Sarpedon
10-09-2008, 09:54 PM
You could always say that any planets prone to colliding with one another have already done so, billions of years back, pulverizing themselves, and the few remaining planets are relatively close to their parent star.

This might give this particular system a rather active comet/meteor schedule, but thats not a bad thing, is it?

benbradley
10-09-2008, 10:34 PM
S'fool,

I think you've got some good advice to go for it. A similar idea is the 1941 classic short story by Isaac Asimov, "Nightfall." It's won countless awards, is in dozens of anthologies, and has been made into a movie.

The planet in question is within a complicated six-star system where its inhabitants never know darkness -- except every two thousand years when the planet ends up on the outtermost limits of the system and experiences . . . you got it . . . nightfall. Not to be a total spoiler, the resulting darkness is catastrophic.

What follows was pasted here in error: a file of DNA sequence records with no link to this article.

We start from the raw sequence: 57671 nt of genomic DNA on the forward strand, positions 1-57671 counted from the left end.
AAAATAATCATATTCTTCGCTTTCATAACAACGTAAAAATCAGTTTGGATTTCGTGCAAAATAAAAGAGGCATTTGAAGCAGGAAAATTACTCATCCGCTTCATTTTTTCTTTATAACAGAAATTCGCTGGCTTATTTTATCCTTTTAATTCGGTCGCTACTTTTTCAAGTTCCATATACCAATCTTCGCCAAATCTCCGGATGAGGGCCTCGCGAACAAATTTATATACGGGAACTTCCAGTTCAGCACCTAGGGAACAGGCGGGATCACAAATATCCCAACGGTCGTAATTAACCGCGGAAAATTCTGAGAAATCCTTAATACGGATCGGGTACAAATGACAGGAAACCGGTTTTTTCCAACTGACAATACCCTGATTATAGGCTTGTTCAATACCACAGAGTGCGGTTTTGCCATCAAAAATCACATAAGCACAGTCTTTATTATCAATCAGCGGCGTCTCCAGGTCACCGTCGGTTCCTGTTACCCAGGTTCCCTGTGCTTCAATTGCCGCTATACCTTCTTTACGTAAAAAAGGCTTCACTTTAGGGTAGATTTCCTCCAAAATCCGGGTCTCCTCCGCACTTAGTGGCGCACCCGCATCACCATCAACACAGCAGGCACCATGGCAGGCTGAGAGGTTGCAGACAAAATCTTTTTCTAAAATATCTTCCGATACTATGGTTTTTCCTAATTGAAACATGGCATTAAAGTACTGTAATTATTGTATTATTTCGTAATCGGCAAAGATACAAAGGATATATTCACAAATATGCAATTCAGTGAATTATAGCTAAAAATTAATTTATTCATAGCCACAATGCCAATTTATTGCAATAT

My point is that even Asimov left the physics involved somewhat vague.
I was thinking of that story too, but that was a long time ago (and early in Asimov's writing carreer) and I wonder if a story like that would be published thesedays. Certainly hard SF fans would question the plausibility of all but the simplest planetary systems.

You could always say that any planets prone to colliding with one another have already done so, billions of years back, pulverizing themselves, and the few remaining planets are relatively close to their parent star.